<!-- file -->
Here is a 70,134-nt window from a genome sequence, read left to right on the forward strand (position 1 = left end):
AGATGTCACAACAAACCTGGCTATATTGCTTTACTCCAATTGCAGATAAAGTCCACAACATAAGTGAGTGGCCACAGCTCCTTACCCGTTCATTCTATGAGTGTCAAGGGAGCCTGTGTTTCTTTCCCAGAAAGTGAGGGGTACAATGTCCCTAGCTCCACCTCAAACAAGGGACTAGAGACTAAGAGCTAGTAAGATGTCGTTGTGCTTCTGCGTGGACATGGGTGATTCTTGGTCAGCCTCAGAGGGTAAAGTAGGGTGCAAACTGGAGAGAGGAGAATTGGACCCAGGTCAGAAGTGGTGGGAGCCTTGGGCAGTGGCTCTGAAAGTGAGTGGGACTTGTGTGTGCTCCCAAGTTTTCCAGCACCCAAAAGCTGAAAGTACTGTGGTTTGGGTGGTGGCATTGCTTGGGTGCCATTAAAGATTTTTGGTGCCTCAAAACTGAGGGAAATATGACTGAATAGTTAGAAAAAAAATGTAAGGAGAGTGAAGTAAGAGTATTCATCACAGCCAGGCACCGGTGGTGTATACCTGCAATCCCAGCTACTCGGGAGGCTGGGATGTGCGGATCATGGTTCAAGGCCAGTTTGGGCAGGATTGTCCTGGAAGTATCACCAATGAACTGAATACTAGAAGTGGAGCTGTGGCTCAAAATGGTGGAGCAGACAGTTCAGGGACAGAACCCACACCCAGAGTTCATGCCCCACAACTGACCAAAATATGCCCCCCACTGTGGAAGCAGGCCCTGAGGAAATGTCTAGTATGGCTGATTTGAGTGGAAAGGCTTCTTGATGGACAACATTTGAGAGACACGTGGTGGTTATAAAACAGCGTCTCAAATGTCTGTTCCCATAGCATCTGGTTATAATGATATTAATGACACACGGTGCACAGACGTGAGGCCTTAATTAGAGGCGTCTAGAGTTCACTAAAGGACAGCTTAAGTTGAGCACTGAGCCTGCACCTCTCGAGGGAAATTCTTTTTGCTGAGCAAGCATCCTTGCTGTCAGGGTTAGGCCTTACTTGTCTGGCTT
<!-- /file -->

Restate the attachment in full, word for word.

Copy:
Here is a 70,134-nt window from a genome sequence, read left to right on the forward strand (position 1 = left end):
AGATGTCACAACAAACCTGGCTATATTGCTTTACTCCAATTGCAGATAAAGTCCACAACATAAGTGAGTGGCCACAGCTCCTTACCCGTTCATTCTATGAGTGTCAAGGGAGCCTGTGTTTCTTTCCCAGAAAGTGAGGGGTACAATGTCCCTAGCTCCACCTCAAACAAGGGACTAGAGACTAAGAGCTAGTAAGATGTCGTTGTGCTTCTGCGTGGACATGGGTGATTCTTGGTCAGCCTCAGAGGGTAAAGTAGGGTGCAAACTGGAGAGAGGAGAATTGGACCCAGGTCAGAAGTGGTGGGAGCCTTGGGCAGTGGCTCTGAAAGTGAGTGGGACTTGTGTGTGCTCCCAAGTTTTCCAGCACCCAAAAGCTGAAAGTACTGTGGTTTGGGTGGTGGCATTGCTTGGGTGCCATTAAAGATTTTTGGTGCCTCAAAACTGAGGGAAATATGACTGAATAGTTAGAAAAAAAATGTAAGGAGAGTGAAGTAAGAGTATTCATCACAGCCAGGCACCGGTGGTGTATACCTGCAATCCCAGCTACTCGGGAGGCTGGGATGTGCGGATCATGGTTCAAGGCCAGTTTGGGCAGGATTGTCCTGGAAGTATCACCAATGAACTGAATACTAGAAGTGGAGCTGTGGCTCAAAATGGTGGAGCAGACAGTTCAGGGACAGAACCCACACCCAGAGTTCATGCCCCACAACTGACCAAAATATGCCCCCCACTGTGGAAGCAGGCCCTGAGGAAATGTCTAGTATGGCTGATTTGAGTGGAAAGGCTTCTTGATGGACAACATTTGAGAGACACGTGGTGGTTATAAAACAGCGTCTCAAATGTCTGTTCCCATAGCATCTGGTTATAATGATATTAATGACACACGGTGCACAGACGTGAGGCCTTAATTAGAGGCGTCTAGAGTTCACTAAAGGACAGCTTAAGTTGAGCACTGAGCCTGCACCTCTCGAGGGAAATTCTTTTTGCTGAGCAAGCATCCTTGCTGTCAGGGTTAGGCCTTACTTGTCTGGCTT